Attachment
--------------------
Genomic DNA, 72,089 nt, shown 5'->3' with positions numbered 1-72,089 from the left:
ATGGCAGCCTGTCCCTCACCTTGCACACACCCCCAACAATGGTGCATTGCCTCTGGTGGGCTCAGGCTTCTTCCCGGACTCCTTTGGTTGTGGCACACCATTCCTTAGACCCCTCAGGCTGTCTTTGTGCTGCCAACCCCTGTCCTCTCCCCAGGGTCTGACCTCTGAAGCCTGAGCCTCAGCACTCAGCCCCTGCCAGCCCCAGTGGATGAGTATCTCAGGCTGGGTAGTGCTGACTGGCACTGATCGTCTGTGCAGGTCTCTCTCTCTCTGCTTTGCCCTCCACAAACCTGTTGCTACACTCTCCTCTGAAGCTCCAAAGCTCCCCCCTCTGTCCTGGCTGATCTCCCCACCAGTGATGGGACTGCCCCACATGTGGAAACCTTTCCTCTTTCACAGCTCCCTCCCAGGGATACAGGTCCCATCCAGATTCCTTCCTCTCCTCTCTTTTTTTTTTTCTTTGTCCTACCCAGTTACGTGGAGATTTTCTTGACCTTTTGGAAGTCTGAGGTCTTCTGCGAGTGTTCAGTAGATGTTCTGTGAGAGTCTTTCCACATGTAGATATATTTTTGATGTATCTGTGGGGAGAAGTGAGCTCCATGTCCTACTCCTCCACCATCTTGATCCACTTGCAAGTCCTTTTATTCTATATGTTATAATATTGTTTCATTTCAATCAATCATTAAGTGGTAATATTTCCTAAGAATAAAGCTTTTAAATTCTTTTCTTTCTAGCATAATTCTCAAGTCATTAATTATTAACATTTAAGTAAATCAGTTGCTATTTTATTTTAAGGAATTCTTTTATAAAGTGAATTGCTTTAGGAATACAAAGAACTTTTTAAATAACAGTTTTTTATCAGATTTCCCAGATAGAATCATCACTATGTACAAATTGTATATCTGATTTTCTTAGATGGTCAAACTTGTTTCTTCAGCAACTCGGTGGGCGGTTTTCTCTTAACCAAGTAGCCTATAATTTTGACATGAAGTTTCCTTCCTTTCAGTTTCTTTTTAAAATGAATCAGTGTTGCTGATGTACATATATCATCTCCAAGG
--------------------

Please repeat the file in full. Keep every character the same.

Genomic DNA, 72,089 nt, shown 5'->3' with positions numbered 1-72,089 from the left:
ATGGCAGCCTGTCCCTCACCTTGCACACACCCCCAACAATGGTGCATTGCCTCTGGTGGGCTCAGGCTTCTTCCCGGACTCCTTTGGTTGTGGCACACCATTCCTTAGACCCCTCAGGCTGTCTTTGTGCTGCCAACCCCTGTCCTCTCCCCAGGGTCTGACCTCTGAAGCCTGAGCCTCAGCACTCAGCCCCTGCCAGCCCCAGTGGATGAGTATCTCAGGCTGGGTAGTGCTGACTGGCACTGATCGTCTGTGCAGGTCTCTCTCTCTCTGCTTTGCCCTCCACAAACCTGTTGCTACACTCTCCTCTGAAGCTCCAAAGCTCCCCCCTCTGTCCTGGCTGATCTCCCCACCAGTGATGGGACTGCCCCACATGTGGAAACCTTTCCTCTTTCACAGCTCCCTCCCAGGGATACAGGTCCCATCCAGATTCCTTCCTCTCCTCTCTTTTTTTTTTTCTTTGTCCTACCCAGTTACGTGGAGATTTTCTTGACCTTTTGGAAGTCTGAGGTCTTCTGCGAGTGTTCAGTAGATGTTCTGTGAGAGTCTTTCCACATGTAGATATATTTTTGATGTATCTGTGGGGAGAAGTGAGCTCCATGTCCTACTCCTCCACCATCTTGATCCACTTGCAAGTCCTTTTATTCTATATGTTATAATATTGTTTCATTTCAATCAATCATTAAGTGGTAATATTTCCTAAGAATAAAGCTTTTAAATTCTTTTCTTTCTAGCATAATTCTCAAGTCATTAATTATTAACATTTAAGTAAATCAGTTGCTATTTTATTTTAAGGAATTCTTTTATAAAGTGAATTGCTTTAGGAATACAAAGAACTTTTTAAATAACAGTTTTTTATCAGATTTCCCAGATAGAATCATCACTATGTACAAATTGTATATCTGATTTTCTTAGATGGTCAAACTTGTTTCTTCAGCAACTCGGTGGGCGGTTTTCTCTTAACCAAGTAGCCTATAATTTTGACATGAAGTTTCCTTCCTTTCAGTTTCTTTTTAAAATGAATCAGTGTTGCTGATGTACATATATCATCTCCAAGG